upside down

Has anyone noticed the “untold stories” trend? Has anyone noticed that these “untold stories” often turn a story on its head, and, in so doing, make the traditionally-viewed “good guy” into the “bad guy”?

For instance, the earliest one I can recall is Wicked. Wicked told us the untold story behind the famous tale of The Wizard of Oz, and we learned that, in actuality, the WICKED WITCH of the West was not really wicked at all and had been kind of cheated and mistreated her whole life and gotten all kinds of bad stuff she didn’t deserve. We saw that she was actually a heroic sweetheart who may have made some unwise decisions, but nothing unprovoked.

Then there was Red Riding Hood, the 2011 film starring Amanda Seyfried. The WOLF in this one is a werewolf, a half-man/half-wolf who just unfortunately received this curse genetically. The (multiple) killings are mostly righteous indignation. The [were]wolf is just a misunderstood, albeit dangerous, being.

Now we have the brand-new Maleficent, telling us the story behind the EVIL STEPMOTHER queen character in the well-known fairy tale, Sleeping Beauty. We find out that she was betrayed and became really, really bad. But it’s totally not her fault. She’s actually a really nice person underneath, you know?

There aren’t a ton (maybe more than I’ve mentioned or can remember, though), but isn’t it kind of odd? Doesn’t it seem to send this message that there is no absolute right or wrong, but every case depends on your perspective? The evil character isn’t really evil, per se – it all depends on how you look at it! You can’t judge her actions; don’t you know her backstory?

I’m not sure I like this trend. Although it’s not exactly this, it feels much too much like “calling evil good and good evil”, if you catch my drift.


3 thoughts on “upside down

  1. Since when is seeing everybody in the best possible light a bad thing? Since when is showing compassion to the worst people something to avoid? Do these new back stories to fictional characters really change our perspective of evil, or just evil people? Does knowing the motivation behind evil actions actually stymie our moral compass or does it just make us more understanding? Doesn’t Ramban prescribe nearly exactly what has happened here in his Letter For The Ages (assume your sinning brother has sinned in ignorance)?

    I feel like you’ve taken this fine and arguably commendable “trend” and made it out to be a monster. And therefore I bow to your superior sense of irony :]

    • Excellent post! I admire how clearly you are able to see the trend here, seeing through the marketing smokescreen the depths behind it all – well done. Your skeptic mind has protected you from accepting possibly dangerous new mindsets like the sheep of our culture.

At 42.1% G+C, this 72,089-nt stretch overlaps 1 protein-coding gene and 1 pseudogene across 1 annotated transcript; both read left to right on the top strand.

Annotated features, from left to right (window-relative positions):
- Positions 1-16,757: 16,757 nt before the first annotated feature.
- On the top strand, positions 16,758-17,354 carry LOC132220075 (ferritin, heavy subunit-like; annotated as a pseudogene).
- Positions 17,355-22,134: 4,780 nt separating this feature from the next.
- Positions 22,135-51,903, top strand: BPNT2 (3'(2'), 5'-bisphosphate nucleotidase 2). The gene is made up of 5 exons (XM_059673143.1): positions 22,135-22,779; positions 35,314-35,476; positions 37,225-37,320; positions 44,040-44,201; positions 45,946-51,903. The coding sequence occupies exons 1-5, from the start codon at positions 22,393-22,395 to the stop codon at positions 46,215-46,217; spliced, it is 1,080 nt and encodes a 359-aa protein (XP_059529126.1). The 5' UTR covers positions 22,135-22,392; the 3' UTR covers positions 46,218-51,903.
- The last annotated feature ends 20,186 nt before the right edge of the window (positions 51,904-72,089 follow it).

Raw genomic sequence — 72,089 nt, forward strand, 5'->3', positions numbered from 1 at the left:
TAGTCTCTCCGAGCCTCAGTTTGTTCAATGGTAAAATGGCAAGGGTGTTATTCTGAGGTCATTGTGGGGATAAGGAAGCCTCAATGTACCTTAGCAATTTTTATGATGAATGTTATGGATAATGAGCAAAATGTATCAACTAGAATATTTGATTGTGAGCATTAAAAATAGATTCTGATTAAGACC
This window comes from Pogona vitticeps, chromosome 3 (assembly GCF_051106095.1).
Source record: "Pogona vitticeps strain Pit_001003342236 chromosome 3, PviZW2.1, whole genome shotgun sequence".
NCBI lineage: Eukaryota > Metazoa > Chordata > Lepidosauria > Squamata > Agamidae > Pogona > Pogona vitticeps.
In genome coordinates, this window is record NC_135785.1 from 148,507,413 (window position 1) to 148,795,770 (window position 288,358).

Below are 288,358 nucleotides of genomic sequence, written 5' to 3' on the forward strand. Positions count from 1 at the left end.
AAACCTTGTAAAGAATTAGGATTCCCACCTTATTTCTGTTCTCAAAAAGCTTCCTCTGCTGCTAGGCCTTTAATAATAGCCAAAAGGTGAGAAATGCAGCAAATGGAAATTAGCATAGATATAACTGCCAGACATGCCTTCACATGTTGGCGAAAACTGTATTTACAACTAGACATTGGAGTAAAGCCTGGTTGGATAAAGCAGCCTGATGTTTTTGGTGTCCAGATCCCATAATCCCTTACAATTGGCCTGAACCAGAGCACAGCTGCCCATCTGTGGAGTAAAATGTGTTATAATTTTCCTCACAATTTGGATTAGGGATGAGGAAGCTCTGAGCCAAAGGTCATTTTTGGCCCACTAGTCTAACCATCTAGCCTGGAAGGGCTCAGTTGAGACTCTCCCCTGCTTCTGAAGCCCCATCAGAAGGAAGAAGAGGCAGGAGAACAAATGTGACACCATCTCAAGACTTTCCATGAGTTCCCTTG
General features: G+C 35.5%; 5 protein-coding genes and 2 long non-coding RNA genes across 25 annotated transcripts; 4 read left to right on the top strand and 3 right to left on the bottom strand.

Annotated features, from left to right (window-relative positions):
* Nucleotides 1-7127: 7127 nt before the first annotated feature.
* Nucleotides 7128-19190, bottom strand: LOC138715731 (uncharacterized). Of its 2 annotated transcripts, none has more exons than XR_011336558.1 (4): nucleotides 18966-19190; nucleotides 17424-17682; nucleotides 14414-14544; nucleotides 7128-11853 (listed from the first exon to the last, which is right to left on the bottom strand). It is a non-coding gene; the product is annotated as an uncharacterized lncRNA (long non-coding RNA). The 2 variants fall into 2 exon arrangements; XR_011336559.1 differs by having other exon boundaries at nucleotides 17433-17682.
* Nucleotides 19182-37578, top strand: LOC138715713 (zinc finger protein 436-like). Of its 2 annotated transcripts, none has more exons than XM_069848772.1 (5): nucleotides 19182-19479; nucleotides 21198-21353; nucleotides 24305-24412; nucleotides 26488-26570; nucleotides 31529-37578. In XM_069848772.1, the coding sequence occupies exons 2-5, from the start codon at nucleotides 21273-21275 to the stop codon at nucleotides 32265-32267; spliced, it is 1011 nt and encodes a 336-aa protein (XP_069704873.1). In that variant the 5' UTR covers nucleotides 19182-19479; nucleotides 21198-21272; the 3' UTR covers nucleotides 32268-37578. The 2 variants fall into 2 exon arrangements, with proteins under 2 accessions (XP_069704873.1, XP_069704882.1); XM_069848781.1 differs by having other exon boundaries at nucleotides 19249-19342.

I have to ask the same questions as Peter (above). Judging someone unfavorably by their actions alone seems unjust. Everyone deserves to give a reason.
      However, I think, as a rebuttal, that it’s not just the misunderstanding of how they got there, but the repeatedly evil actions that followed the story that should give us pause when we see everyone accepting them as wounded and snubbed. By all means give everyone a chance to explain themselves, but can you explain CONTINUOUS WRONG? No, I don’t think so. Judge a tree by its fruit.

      • I think you both are missing the focus of my concern. It’s not the people I’m “judging”. I don’t think we need to know the “justification” behind a wrong/evil action to be understanding toward people. We can treat people with compassion while still disagreeing with their behavior. My concern here is that the producers of these shows are muddying the waters with regard to ACTIONS that are right or wrong. Mistreated Maleficent lashes out against an innocent baby with a pretty awful curse – we can feel compassion for her as a person, because she’s had a rough time, but her ACTION is still morally wrong and reprehensible.

        For me, it’s not so much the repeatedness of the evildoing as it is the attempt to make it seem like if someone was treated wrongly, they have the right to do wrong to others, as well.

        Wrong is wrong. And the media is making it difficult to discern what the wrong is here, because they’re adding emotions to what should be black-and-white.

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